Today, ironically, I think still life itself has become overlooked or maybe just associated too much with academic art. It brings to mind impersonal and sometimes tedious beginning drawing assignments of stacks of boxes and other unrelated odds and ends. There's something amazing, though, about the concentrated seeing involved in drawing one of these still lifes or in viewing a still life. One of my favorite paintings is Juan Sánchez Cotán's Still Life with Quince, Cabbage, Melon, and Cucumber from about 1600 pictured below:
The art historian Norman Bryson brings up some intriguing points about this sense of discovery and concentrated seeing when viewing Cotán's still lifes: "Sight is taken back to a vernal stage before it learned how to scotomise the visual field, how to screen out the unimportant and not see, but scan. In place of the abbreviated forms for which the world scans, Cotán supplies forms that are articulated at immense length...Just at the point where the eye thinks it knows the form and can afford to skip, the image proves that in fact the eye had not understood at all what it was about to discard" (Page 65 of Bryson's Looking at the Overlooked).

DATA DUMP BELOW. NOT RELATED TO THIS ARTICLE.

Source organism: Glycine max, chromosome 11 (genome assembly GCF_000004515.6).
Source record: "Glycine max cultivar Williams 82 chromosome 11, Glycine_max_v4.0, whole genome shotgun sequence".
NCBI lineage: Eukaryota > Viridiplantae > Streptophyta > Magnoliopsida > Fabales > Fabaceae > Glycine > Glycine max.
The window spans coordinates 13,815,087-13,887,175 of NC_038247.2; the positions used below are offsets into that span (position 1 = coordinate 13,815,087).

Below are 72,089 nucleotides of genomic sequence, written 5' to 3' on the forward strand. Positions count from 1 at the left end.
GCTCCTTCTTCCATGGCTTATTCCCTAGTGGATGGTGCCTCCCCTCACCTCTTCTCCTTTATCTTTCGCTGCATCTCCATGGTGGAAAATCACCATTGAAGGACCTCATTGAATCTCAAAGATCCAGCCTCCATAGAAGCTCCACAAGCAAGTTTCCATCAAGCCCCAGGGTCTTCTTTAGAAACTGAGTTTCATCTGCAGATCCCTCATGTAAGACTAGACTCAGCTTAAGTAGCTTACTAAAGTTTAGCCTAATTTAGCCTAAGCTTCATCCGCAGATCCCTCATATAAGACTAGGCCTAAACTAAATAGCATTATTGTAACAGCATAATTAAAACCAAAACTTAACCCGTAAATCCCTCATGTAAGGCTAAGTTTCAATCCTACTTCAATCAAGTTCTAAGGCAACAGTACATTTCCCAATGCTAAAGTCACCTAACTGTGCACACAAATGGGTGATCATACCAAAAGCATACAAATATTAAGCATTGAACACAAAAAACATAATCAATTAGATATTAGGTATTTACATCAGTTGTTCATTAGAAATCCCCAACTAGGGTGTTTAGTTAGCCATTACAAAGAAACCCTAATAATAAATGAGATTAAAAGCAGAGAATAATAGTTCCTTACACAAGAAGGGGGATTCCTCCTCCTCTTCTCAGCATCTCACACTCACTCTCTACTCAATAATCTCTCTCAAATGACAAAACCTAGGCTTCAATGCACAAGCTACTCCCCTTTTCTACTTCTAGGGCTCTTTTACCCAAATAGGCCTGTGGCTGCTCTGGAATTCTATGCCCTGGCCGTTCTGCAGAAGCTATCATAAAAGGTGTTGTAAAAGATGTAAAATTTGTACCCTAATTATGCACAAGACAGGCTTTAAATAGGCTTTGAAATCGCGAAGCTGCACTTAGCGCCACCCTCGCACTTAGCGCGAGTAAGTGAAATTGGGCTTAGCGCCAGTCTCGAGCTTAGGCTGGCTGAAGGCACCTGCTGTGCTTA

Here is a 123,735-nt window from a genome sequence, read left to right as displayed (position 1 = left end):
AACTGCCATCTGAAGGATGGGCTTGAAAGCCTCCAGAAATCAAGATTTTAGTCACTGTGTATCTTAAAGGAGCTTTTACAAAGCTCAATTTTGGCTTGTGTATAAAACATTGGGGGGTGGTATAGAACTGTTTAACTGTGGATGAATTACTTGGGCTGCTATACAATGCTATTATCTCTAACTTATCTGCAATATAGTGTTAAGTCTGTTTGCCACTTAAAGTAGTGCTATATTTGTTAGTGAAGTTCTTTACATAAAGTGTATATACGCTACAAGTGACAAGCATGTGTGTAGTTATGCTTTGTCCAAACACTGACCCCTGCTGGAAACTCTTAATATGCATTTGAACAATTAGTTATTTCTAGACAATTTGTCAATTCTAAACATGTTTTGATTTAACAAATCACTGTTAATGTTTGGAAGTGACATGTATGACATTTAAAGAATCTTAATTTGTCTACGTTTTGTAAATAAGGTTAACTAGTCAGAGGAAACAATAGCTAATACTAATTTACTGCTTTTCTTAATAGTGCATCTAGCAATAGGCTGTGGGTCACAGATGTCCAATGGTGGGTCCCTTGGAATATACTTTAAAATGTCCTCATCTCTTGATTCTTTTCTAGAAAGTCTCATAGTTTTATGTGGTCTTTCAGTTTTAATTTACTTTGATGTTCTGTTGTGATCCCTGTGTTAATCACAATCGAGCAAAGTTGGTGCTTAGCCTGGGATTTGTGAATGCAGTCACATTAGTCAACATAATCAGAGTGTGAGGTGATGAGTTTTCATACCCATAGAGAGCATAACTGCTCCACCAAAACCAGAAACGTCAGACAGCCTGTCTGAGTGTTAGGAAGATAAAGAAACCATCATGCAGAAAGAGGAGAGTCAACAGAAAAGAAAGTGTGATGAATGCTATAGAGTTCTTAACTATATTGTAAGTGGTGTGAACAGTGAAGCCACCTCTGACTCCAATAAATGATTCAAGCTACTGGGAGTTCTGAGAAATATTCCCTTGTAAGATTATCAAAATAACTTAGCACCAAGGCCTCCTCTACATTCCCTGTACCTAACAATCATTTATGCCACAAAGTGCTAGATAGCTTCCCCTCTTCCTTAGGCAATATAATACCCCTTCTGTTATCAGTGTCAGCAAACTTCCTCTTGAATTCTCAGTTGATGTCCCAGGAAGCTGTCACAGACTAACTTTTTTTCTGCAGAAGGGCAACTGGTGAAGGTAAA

As much as I look at this painting, my eye continues to return to the round quince depicted in the upper left of the canvas and follow the curve down and up again, down and up, as if there is an infinite number of times in seeing it anew, yet it is always the same painting.